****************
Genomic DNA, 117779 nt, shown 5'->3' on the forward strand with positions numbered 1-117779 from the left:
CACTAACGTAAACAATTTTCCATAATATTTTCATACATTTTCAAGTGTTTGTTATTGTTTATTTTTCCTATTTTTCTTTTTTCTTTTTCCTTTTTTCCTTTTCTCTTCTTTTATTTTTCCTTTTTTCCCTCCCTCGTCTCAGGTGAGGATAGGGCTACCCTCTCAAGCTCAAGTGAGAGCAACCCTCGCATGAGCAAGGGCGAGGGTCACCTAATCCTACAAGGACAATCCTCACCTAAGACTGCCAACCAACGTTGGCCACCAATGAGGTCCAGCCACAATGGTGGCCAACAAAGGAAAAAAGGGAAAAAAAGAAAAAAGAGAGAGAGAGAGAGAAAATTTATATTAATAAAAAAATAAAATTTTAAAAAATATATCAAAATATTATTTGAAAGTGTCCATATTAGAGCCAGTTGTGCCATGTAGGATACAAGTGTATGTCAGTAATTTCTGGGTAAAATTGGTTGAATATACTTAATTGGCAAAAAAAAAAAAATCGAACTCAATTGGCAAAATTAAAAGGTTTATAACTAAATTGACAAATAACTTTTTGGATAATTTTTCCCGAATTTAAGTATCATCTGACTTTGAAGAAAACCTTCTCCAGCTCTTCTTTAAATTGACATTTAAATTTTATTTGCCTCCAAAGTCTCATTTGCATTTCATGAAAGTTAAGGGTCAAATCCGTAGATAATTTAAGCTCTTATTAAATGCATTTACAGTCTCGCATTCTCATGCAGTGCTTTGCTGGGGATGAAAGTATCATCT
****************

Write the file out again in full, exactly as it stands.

Genomic DNA, 117779 nt, shown 5'->3' on the forward strand with positions numbered 1-117779 from the left:
CACTAACGTAAACAATTTTCCATAATATTTTCATACATTTTCAAGTGTTTGTTATTGTTTATTTTTCCTATTTTTCTTTTTTCTTTTTCCTTTTTTCCTTTTCTCTTCTTTTATTTTTCCTTTTTTCCCTCCCTCGTCTCAGGTGAGGATAGGGCTACCCTCTCAAGCTCAAGTGAGAGCAACCCTCGCATGAGCAAGGGCGAGGGTCACCTAATCCTACAAGGACAATCCTCACCTAAGACTGCCAACCAACGTTGGCCACCAATGAGGTCCAGCCACAATGGTGGCCAACAAAGGAAAAAAGGGAAAAAAAGAAAAAAGAGAGAGAGAGAGAGAAAATTTATATTAATAAAAAAATAAAATTTTAAAAAATATATCAAAATATTATTTGAAAGTGTCCATATTAGAGCCAGTTGTGCCATGTAGGATACAAGTGTATGTCAGTAATTTCTGGGTAAAATTGGTTGAATATACTTAATTGGCAAAAAAAAAAAAATCGAACTCAATTGGCAAAATTAAAAGGTTTATAACTAAATTGACAAATAACTTTTTGGATAATTTTTCCCGAATTTAAGTATCATCTGACTTTGAAGAAAACCTTCTCCAGCTCTTCTTTAAATTGACATTTAAATTTTATTTGCCTCCAAAGTCTCATTTGCATTTCATGAAAGTTAAGGGTCAAATCCGTAGATAATTTAAGCTCTTATTAAATGCATTTACAGTCTCGCATTCTCATGCAGTGCTTTGCTGGGGATGAAAGTATCATCT